I open the glass door to Zombie Joe’s Underground Theatre on a cool Monday evening, cooler than most during springtime in North Hollywood. For once, it’s deathly quiet inside the tiny black box. There are no deafening screams to be heard, nor the moody bassline of an improvised soundtrack. There is just one man, high atop a ladder, working in silence. Clad in his signature ensemble of blue jeans and an “Urban Death” t-shirt, Zombie Joe takes a break from fussing with the lights overhead to greet me with a smile, eager to talk about the show’s upcoming spring iteration, opening May 4.
Before I get a chance to realize there’s something missing, he steps behind a counter and lights some incense, providing the familiar smell that accompanies the vast majority of productions here.
“Lighting some dragon’s magic here, to set us on our way for happiness and success.”
Since 2005, “Urban Death” has become the signature piece for Zombie Joe’s, an oft-wordless collection of horrific scenes ranging from uncomfortably dark to hilarious. But to the man known affectionately to his friends as Zombie, it’s rooted in much more than just spookshows.
“Our company is founded on [concepts like] Theatre of Cruelty, Antonin Artaud, Theatre and Its Double,” he says–these being fitting inspirations given the violent nature of nearly everything that goes on between these walls. He almost loses himself as he continues rattling off a laundry list of dramatic influences, name-dropping shows like Brecht’s “Caucasian Chalk Circle.”
Inspired by everything from the Russian Masters to the German Expressionists, Zombie Joe and co-director Jana Wimer have by now curated over five hundred pieces for “Urban Death” alone, with only about 20% of each show consisting of returning segments. And as horrific as some of the scenes are, punctuated by blood-curdling shrieks or victims speaking in tongues, the pitch-black pauses between the scenes of “Urban Death” are almost as important as the vignettes themselves. Silence plays a massive part in the show, something that Zombie Joe suggests enhances its relatability.
“We’d been experimenting a little bit with wordless theatre, using our bodies and our energy and our emotion, which is really prevalent and big in the ‘Urban Death’ style,” he says, noting that much of the “Urban Death” audience consists of non-English speakers. “We have a lot of them coming to see the show, and they don’t even go to regular plays but they come to ‘Urban Death,’ because they can understand it, because we’re not speaking English. They can understand the language of the heart, of the theatre, that we’re sending out.”
Even though “Urban Death” has been taken everywhere from New York to Cape Town, to say nothing of its upcoming run at the Edinburgh Fringe Festival, the darkness of L.A. is still its home. And being a horror-based attraction in Los Angeles, it makes a certain amount of sense that “Urban Death” would eventually be absorbed, in a way, into the haunted attraction community.
In 2013, sensing growing trends towards immersive theatre, Zombie Joe began a twist on “Urban Death” called “Tour of Terror,” in which guests are given tiny flashlights with which to navigate their way through a maze of disturbing vignettes before and after their experience.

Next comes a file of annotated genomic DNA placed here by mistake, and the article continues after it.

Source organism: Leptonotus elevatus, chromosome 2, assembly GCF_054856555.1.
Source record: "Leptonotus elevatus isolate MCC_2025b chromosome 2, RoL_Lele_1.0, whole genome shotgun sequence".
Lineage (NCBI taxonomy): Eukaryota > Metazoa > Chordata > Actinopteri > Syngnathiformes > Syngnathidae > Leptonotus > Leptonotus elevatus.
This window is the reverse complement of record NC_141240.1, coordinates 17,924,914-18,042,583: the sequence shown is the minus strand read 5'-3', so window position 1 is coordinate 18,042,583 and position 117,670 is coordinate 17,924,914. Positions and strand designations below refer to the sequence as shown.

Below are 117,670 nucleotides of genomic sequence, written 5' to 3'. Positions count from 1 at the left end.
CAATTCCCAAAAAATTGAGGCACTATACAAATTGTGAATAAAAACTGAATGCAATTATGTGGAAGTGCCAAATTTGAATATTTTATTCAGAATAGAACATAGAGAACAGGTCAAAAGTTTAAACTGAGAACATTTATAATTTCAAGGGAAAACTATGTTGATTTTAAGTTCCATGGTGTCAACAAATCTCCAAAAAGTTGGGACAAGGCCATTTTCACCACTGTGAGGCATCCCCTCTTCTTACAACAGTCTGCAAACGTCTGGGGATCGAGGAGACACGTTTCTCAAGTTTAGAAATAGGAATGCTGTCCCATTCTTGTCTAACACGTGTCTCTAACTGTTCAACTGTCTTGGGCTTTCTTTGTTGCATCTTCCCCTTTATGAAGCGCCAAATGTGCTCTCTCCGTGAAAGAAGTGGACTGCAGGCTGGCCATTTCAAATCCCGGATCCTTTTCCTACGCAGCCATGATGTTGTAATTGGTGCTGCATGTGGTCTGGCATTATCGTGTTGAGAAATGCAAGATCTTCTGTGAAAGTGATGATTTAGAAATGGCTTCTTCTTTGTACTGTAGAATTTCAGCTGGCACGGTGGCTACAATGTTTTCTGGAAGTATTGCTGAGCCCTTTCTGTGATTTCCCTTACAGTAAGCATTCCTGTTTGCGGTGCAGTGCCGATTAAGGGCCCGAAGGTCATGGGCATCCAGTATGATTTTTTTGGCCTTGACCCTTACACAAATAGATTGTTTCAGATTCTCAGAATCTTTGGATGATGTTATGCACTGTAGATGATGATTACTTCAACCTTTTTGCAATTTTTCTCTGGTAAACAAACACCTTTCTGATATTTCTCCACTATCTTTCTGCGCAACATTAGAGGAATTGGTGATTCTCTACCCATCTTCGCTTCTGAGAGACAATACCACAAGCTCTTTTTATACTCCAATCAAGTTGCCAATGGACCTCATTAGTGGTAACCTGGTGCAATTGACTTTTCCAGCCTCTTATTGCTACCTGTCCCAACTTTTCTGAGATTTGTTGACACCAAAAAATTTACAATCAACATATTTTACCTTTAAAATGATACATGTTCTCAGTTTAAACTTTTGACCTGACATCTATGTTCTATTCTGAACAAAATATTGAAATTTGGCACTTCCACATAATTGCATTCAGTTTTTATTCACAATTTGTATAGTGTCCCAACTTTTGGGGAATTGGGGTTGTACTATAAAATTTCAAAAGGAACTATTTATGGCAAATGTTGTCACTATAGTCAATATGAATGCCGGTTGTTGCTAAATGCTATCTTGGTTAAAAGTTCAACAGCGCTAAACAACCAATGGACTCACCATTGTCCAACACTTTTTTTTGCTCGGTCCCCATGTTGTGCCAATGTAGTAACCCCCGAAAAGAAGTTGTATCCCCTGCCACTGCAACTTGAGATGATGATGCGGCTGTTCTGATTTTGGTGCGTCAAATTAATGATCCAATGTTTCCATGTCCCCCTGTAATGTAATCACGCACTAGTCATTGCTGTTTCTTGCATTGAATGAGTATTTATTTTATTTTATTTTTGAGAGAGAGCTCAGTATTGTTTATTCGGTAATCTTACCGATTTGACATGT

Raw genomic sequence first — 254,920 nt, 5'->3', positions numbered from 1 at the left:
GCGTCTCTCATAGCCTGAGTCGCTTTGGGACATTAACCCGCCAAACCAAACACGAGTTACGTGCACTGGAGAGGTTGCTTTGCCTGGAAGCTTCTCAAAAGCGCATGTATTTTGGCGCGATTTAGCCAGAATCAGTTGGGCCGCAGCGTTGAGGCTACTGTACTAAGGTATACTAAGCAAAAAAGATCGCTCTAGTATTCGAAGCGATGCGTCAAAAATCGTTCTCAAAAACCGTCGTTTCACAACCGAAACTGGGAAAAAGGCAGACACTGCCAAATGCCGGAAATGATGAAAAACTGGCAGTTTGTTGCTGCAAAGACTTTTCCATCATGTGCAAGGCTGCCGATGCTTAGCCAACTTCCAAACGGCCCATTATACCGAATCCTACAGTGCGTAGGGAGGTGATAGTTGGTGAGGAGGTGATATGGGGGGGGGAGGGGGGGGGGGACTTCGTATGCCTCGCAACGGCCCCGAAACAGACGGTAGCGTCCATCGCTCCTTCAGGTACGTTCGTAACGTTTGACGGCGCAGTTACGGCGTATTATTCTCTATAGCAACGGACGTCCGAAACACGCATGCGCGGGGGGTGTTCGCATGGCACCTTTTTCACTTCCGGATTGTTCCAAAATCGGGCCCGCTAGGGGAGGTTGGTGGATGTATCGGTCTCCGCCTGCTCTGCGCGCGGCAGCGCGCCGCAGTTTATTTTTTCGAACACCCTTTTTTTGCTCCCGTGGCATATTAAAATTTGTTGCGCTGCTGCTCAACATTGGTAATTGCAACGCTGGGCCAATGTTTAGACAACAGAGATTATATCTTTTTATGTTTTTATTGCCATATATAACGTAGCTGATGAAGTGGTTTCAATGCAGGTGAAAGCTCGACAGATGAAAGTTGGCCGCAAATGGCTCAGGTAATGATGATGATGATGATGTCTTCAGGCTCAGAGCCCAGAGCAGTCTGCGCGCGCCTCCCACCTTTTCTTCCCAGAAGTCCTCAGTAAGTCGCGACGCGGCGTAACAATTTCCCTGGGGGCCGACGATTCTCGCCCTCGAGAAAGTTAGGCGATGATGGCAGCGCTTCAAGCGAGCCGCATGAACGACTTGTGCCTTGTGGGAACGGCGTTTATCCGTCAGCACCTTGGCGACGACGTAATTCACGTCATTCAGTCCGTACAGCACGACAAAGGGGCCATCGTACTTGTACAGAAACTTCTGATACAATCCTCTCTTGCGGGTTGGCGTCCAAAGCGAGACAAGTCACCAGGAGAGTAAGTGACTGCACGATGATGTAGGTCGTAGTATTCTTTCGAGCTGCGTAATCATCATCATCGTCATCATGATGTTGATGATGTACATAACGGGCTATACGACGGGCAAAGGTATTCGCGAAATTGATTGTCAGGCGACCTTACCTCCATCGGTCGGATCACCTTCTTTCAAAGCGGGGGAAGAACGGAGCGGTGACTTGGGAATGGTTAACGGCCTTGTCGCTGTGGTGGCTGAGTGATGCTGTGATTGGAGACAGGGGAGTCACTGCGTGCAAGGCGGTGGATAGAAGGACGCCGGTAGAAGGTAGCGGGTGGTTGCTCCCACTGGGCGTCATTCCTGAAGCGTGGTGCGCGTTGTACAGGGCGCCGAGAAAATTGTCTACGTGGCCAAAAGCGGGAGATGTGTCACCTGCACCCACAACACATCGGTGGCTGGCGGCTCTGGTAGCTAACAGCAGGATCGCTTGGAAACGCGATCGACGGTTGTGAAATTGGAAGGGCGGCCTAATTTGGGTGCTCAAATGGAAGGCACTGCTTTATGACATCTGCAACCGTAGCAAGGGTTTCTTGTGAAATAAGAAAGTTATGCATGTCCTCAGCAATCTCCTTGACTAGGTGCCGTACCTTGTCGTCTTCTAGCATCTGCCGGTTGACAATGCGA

“I think the flashlights have gotten dimmer and dimmer as time goes on, you can barely see shit anymore,” Zombie says, flashing the ear-to-ear smile that rarely leaves his face. “It’s instantly terrifying, the second they walk in, they’ve got to feel their way around.”
“Urban Death” carries countless arrows in its quiver, whether it’s heart or empathy or fear or the shock of occasional full-frontal nudity, creating a unique dichotomy of the heartfelt and the forbidden. It’s rare that such a show runs for nearly a decade and a half in the ruthless world of Los Angeles theatre, but outside of getting bigger and bolder with its choices, Zombie explains that it remains largely the same show that first shocked audiences in 2005.
“There’s a lot of similarities from the first show to now. I think we just expanded sideways on it to try to make it scarier, [to have] better acting, to connect with the imaginations of our audience. We’ve really been focusing on that.”
“Partnering with the darkness,” he adds, nonchalantly. “The darkness is a character in itself in “Urban Death”.”
The show may shock and titillate, but Zombie is quick to point out that there is no political agenda at work here, emphasizing that the idea is not to preach or to offend, but simply to entertain.
“We see ‘Urban Death’ for its pure entertainment value. We remove any stigmas or any reservations. We cross all lines, so in the show, there’s no color, race, religion. Even though we might do religious-based pieces, for us, it’s all entertainment. We have no opinion on it. We leave it up to our audiences to form their thoughts.”
Zombie remains gleefully tight-lipped about the brand new show, as at this point, the cast is still in the process of whittling the set-list down to what audiences will actually see come May 4. Even mere days out, the cast is hard at work perfecting the show, their charismatic leader unsure of what they might collectively choose to perform or discard.
As performers file into the theatre for last-minute rehearsals, Zombie greets every one of them with the exact same level of enthusiasm. Effusive as ever, he asks if he can count on seeing me on opening night, to which I reply in the affirmative, noting the convenience of running unopposed at the ungodly hour of 11PM.
He chuckles with a wry grin.
“That’s when the freaks come out, man.”
The spring iteration of “Urban Death” begins Friday, May 4. For more information on ZJU’s trip to Edinburgh, their appearance at Midsummer Scream, or this Halloween’s Tour of Terror, visit www.zombiejoes.com